29 March 2008

Fisher Paykel preview

It took me two days to get through the million square feet of KBIS last year at the Las Vegas Convention Center. Two days of new products at a trade show is exhausting let me tell you. Toward the end of my second day I came across the very large tradeshow booth of the New Zealand-based appliance manufacturer Fisher Paykel.

Referring to a major manufacturer's KBIS display as a booth only illustrates how limited our language can be some times. The big players and companies who want to be perceived as big players invest hundreds of thousands of dollars in their displays at theses events. Kohler, Wolf/ Sub-Zero, DalTile, etc. build displays larger than most homes. Then they staff them with HGTV show hosts and everyone marvels at the sheer excess of the whole production. For an event that closed to the public, it is a monumental event every year.

Anyhow, I'd always known Fisher Paykel for its drawer dishwasher and thought that it was the only thing they made. That was until I came across the 10,000 square feet of Fisher Paykel's full court press into the American appliance market. To call these guys innovative is an understatement. These guys are out to start a revolution.

The first of these photos shows their Luna gas cook top which they debuted last year. I see and deal with appliances every day and it takes a lot to impress me. The Luna about threw me over the edge. It is a glass cook top for starters and when it's not turned on it looks for all the world like any other glass cook top. However, when it's turned on the burner and posts that serve as the rack rise up from the glass surface. It's like magic. A lit gas burner rising up from a black glass surface stopped me in my tracks. Damn the expense, that thing is COOL! If you expand the photo to the left, you can see both lit and unlit burners on that cook top. Notice that not only to the burners rise up from the surface, so does the control knob. Astounding!

They haven't stopped at gas cook tops either. They are now making a French door refrigerator. But then again, so is just about everyone in the refrigerator business now. As expected, the Fisher Paykel version ratchets up the competition a couple of notches. Notice that the in-door ice dispenser is on one of the refrigerator doors but the ice maker itself would have to be in the freezer in order to work efficiently. So they've found a way to transport the ice up about 18 inches to the dispenser. Wow. The mechanics of the ice maker are actually housed in the space between the refrigeration compartment and the freezer compartment. The result is zero loss of cubic feet inside of either space. In a counter-depth refrigerator ever cubic inch counts.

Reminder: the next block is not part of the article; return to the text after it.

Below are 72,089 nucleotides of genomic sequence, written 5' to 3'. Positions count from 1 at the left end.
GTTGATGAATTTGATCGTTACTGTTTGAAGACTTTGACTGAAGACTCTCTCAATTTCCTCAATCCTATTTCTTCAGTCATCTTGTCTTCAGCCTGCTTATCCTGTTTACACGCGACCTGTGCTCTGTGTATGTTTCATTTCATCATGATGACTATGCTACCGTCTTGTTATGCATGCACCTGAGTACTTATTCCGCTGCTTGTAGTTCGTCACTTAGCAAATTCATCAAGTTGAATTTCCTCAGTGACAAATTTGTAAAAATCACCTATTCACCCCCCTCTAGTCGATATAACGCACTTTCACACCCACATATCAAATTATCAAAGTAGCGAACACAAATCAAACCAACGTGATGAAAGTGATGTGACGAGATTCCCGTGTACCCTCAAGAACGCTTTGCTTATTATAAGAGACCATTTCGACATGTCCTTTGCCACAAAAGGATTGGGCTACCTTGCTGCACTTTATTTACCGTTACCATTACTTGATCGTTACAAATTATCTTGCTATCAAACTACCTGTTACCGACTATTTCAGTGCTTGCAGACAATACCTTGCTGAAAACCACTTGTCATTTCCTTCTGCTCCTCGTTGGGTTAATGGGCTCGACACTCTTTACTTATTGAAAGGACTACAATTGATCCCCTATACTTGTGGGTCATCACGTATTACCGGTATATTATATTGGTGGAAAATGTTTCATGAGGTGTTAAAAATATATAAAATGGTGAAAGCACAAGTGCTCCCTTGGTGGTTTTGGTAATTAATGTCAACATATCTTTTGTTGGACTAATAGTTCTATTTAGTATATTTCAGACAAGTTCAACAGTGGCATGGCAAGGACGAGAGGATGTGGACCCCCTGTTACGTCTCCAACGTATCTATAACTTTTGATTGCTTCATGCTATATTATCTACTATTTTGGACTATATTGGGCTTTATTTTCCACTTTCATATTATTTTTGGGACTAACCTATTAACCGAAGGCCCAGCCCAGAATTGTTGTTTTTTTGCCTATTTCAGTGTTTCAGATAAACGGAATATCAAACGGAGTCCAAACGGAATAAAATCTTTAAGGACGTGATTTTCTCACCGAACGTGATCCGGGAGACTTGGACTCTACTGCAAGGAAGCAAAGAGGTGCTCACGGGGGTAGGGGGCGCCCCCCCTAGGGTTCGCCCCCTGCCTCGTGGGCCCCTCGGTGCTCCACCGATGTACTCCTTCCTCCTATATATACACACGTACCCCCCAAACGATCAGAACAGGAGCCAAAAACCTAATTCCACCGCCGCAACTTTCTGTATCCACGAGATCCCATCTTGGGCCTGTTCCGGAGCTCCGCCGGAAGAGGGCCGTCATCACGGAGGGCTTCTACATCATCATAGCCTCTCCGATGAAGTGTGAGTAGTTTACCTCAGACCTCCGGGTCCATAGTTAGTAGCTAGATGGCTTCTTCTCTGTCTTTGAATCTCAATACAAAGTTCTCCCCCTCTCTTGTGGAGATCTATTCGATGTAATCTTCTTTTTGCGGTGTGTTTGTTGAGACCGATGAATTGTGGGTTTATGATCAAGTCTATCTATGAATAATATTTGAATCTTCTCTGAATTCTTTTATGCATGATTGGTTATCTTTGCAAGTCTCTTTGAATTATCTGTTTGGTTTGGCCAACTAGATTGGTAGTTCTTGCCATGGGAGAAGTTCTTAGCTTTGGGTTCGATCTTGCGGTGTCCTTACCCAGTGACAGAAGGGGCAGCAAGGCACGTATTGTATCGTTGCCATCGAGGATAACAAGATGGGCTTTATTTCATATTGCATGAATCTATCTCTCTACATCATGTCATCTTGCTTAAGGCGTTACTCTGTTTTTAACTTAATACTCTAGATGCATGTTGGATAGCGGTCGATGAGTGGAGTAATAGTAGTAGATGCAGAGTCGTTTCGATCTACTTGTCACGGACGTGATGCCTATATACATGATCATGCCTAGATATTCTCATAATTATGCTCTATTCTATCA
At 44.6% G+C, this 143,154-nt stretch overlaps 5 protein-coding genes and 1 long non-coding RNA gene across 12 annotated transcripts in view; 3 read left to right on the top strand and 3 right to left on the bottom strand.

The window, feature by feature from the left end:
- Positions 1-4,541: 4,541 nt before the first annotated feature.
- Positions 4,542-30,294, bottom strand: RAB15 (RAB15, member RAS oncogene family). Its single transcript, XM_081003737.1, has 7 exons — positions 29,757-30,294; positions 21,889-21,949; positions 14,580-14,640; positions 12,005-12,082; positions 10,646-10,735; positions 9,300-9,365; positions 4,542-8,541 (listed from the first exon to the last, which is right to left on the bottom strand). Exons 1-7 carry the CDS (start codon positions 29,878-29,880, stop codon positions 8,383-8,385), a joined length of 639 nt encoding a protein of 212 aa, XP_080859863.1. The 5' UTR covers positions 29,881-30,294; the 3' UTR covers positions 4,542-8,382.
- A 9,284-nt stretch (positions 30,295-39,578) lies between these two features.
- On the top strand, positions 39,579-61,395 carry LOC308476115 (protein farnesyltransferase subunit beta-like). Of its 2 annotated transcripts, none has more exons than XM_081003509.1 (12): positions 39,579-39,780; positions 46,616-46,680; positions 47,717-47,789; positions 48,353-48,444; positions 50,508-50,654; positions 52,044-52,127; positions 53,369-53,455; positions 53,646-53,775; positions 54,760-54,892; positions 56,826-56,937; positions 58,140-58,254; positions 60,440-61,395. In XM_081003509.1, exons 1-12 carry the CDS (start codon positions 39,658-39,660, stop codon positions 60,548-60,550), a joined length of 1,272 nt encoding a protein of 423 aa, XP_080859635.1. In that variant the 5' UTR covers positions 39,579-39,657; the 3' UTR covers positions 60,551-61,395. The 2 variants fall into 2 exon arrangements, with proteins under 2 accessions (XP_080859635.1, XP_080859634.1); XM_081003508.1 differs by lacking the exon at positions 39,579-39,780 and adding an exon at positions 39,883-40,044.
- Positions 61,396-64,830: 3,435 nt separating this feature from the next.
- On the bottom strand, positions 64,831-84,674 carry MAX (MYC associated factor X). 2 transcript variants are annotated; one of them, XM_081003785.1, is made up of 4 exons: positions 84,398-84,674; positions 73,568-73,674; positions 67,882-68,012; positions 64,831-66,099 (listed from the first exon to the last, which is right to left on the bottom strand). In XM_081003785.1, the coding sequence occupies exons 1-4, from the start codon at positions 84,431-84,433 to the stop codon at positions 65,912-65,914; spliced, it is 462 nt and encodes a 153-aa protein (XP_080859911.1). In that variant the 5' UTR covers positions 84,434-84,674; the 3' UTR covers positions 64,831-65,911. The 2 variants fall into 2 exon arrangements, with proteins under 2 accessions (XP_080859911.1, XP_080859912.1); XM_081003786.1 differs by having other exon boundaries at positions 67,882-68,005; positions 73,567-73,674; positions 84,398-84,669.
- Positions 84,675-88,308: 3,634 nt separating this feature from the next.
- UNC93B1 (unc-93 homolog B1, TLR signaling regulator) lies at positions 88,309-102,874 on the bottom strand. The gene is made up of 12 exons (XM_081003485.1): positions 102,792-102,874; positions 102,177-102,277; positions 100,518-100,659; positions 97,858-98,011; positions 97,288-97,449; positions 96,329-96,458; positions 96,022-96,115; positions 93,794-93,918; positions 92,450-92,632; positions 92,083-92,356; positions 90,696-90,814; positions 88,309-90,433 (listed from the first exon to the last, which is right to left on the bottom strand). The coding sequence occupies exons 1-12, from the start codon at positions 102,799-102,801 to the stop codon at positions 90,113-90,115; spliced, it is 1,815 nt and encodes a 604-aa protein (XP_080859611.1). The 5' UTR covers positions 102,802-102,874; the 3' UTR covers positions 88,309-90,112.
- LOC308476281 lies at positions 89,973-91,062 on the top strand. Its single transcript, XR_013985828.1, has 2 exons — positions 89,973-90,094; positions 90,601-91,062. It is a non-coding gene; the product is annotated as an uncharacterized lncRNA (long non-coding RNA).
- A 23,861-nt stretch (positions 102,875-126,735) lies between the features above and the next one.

Most French door models that have an on board ice maker dispense the ice into a tray inside of the freezer, thus taking up room better utilized by cartons of peas and pints of Haagen Dazs. At a retail price of around $2500, the rest of the industry will be watching this one.

Fisher Paykel is now making pro ranges for the American market as well. When it comes to professional, dual-fuel ranges, my heart will always belong to Wolf. A Wolf is a feat of engineering and it is a purchase you make once. Nothing works like one, nothing lasts as long and no other pro range on the market has the same value as a Wolf. At least not in its price point. That price point is pretty steep though. A 48-inch dual-fuel Wolf will set you back $10,000. Like I said, it's a purchase you'll make once.

But a Wolf looks like a Wolf. A big dual fuel range won't always go well in designs that call for something a little more modern-looking. Not so in the hands of Fisher Paykel. Their 48" pro range has the innovations I'd expect from them and they're at half the price of a Wolf. Still, $5000 is a lot of money to spend on a range but the next time I'm trying to put together a big-budget contemporary kitchen, you can bet that I'm specifying this beauty from Fisher Paykel.


  1. I'm confused ... the F&P website's specs for that fridge indicate an internal icemaker and only water through the door.

  2. So it does. I guess that's what I get for writing entries based on manufacturers' press releases. So this means that the idea of an ice dispenser in a refrigerator door remains a Sub Zero exclusive then. Good catch.


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